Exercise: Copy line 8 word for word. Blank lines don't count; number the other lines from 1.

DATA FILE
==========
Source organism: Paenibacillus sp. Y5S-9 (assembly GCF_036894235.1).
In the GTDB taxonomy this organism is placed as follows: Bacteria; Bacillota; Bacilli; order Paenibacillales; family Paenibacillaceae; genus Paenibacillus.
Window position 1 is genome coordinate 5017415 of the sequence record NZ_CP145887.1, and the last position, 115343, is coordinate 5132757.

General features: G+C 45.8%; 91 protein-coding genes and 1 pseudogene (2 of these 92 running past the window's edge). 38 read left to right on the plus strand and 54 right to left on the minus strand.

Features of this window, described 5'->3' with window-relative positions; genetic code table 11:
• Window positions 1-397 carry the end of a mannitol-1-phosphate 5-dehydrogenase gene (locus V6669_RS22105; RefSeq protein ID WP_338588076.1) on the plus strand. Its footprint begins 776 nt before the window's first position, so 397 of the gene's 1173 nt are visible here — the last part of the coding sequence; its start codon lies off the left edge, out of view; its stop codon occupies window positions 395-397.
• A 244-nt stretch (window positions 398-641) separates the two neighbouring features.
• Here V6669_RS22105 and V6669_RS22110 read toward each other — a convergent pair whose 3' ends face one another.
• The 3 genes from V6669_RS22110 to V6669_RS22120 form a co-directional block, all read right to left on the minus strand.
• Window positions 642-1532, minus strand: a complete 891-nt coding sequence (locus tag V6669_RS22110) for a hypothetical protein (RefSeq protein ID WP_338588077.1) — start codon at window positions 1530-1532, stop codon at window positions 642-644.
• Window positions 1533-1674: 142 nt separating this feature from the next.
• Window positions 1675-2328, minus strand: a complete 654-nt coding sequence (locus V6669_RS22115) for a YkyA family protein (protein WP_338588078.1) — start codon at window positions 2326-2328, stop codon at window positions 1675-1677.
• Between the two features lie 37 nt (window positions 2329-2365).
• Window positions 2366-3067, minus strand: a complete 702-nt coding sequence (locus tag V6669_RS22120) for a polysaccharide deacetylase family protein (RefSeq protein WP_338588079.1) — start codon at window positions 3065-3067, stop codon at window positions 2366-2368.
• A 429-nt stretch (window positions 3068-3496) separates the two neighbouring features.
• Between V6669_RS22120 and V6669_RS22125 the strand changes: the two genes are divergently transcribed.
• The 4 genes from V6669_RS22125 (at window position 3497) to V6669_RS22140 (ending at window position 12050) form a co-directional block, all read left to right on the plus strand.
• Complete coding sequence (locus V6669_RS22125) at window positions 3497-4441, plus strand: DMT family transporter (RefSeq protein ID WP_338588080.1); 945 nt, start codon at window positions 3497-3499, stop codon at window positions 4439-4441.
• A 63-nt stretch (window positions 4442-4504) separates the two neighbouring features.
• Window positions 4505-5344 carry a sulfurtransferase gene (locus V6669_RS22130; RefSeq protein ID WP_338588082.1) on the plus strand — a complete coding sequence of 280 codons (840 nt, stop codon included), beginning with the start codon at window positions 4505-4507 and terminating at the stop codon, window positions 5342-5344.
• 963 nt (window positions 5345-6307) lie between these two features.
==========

• Here V6669_RS22105 and V6669_RS22110 read toward each other — a convergent pair whose 3' ends face one another.